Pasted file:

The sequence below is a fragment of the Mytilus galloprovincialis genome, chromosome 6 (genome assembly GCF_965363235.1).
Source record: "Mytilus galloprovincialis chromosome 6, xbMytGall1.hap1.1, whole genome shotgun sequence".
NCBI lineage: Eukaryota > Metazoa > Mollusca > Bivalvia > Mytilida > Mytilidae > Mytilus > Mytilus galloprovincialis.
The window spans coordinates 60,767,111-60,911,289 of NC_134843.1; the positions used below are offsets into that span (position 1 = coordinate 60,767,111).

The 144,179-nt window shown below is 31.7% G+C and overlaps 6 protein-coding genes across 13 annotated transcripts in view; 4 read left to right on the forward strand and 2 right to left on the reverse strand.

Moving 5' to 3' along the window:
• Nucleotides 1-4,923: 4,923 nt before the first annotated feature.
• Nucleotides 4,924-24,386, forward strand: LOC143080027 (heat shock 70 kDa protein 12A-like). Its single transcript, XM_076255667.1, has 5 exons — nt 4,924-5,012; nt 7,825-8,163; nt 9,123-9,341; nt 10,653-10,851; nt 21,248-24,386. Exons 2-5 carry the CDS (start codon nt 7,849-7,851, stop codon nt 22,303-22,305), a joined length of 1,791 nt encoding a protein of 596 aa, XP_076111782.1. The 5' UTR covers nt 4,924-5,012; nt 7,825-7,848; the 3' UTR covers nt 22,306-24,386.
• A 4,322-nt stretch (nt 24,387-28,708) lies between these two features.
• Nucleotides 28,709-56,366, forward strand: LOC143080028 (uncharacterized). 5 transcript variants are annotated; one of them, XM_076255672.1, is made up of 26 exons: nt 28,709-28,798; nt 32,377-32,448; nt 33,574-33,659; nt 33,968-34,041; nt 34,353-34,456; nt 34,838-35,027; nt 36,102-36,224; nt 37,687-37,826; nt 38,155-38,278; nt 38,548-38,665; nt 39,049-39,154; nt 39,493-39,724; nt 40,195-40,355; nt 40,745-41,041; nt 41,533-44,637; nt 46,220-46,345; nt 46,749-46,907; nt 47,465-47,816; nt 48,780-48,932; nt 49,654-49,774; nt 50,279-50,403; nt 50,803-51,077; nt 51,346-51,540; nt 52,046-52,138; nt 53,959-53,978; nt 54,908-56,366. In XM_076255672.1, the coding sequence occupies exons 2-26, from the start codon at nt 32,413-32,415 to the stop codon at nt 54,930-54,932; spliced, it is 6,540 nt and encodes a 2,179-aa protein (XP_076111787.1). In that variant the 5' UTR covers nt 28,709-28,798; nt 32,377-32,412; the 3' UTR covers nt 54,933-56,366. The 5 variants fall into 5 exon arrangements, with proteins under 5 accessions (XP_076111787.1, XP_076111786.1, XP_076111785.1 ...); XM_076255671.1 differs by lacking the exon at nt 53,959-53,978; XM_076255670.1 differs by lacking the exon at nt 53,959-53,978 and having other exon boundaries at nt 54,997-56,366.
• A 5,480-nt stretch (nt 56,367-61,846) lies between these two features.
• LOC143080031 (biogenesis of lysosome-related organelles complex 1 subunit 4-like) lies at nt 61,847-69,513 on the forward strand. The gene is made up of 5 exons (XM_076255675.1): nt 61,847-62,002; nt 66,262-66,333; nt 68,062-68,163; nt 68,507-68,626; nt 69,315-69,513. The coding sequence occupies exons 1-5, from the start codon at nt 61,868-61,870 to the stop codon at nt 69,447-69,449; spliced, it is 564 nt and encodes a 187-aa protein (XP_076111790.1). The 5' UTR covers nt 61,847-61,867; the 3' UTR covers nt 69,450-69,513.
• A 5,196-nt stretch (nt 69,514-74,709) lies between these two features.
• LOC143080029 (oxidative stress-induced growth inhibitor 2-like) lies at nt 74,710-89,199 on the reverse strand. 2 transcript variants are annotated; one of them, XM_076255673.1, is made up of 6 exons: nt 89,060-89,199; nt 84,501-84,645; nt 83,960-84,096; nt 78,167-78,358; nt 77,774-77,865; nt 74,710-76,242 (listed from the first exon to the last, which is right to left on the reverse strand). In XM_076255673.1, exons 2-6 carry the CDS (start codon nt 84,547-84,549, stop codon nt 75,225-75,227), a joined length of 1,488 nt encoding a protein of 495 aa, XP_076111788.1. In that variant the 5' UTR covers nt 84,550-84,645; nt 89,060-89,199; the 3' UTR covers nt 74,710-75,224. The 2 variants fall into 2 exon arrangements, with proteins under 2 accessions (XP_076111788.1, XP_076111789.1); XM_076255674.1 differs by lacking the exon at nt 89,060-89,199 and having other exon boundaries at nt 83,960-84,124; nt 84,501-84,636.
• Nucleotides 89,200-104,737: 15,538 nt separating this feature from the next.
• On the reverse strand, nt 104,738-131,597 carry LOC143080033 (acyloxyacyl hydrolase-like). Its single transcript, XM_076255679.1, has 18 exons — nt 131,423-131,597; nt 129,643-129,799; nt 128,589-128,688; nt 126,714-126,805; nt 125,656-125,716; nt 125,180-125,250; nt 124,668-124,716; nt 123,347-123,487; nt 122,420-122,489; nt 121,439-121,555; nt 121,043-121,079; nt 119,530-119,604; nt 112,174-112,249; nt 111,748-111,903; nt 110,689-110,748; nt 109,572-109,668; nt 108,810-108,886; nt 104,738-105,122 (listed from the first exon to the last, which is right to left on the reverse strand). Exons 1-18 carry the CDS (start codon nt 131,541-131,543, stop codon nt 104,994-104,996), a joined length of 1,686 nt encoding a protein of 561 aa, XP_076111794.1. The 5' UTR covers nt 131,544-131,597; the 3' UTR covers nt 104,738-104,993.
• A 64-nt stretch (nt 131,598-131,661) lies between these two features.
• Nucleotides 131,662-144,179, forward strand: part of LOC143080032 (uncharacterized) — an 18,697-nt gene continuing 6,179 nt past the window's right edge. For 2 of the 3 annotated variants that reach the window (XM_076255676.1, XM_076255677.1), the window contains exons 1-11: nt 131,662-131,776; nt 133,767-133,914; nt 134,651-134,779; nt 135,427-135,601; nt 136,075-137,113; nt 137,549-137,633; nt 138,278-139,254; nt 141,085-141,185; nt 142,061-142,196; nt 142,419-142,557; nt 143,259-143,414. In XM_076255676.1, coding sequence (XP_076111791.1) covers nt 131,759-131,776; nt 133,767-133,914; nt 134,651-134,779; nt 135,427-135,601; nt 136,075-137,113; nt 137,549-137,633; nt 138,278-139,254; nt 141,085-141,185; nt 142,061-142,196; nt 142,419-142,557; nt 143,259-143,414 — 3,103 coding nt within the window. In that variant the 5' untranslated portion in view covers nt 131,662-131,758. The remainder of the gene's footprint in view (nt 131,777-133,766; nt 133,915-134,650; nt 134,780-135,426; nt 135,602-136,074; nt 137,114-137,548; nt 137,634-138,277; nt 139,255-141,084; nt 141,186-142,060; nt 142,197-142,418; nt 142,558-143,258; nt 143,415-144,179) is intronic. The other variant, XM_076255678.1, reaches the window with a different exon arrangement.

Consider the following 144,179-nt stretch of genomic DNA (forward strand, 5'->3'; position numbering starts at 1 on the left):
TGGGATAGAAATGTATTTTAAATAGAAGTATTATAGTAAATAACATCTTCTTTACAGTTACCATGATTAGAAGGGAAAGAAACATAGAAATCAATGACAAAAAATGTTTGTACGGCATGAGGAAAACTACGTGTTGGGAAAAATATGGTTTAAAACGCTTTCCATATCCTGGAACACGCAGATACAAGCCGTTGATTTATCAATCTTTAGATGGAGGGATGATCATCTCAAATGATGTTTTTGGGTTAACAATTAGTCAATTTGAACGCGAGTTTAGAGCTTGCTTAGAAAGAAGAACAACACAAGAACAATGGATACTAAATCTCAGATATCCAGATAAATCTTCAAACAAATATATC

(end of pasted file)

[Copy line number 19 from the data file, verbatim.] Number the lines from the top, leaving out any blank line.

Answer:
Consider the following 144,179-nt stretch of genomic DNA (forward strand, 5'->3'; position numbering starts at 1 on the left):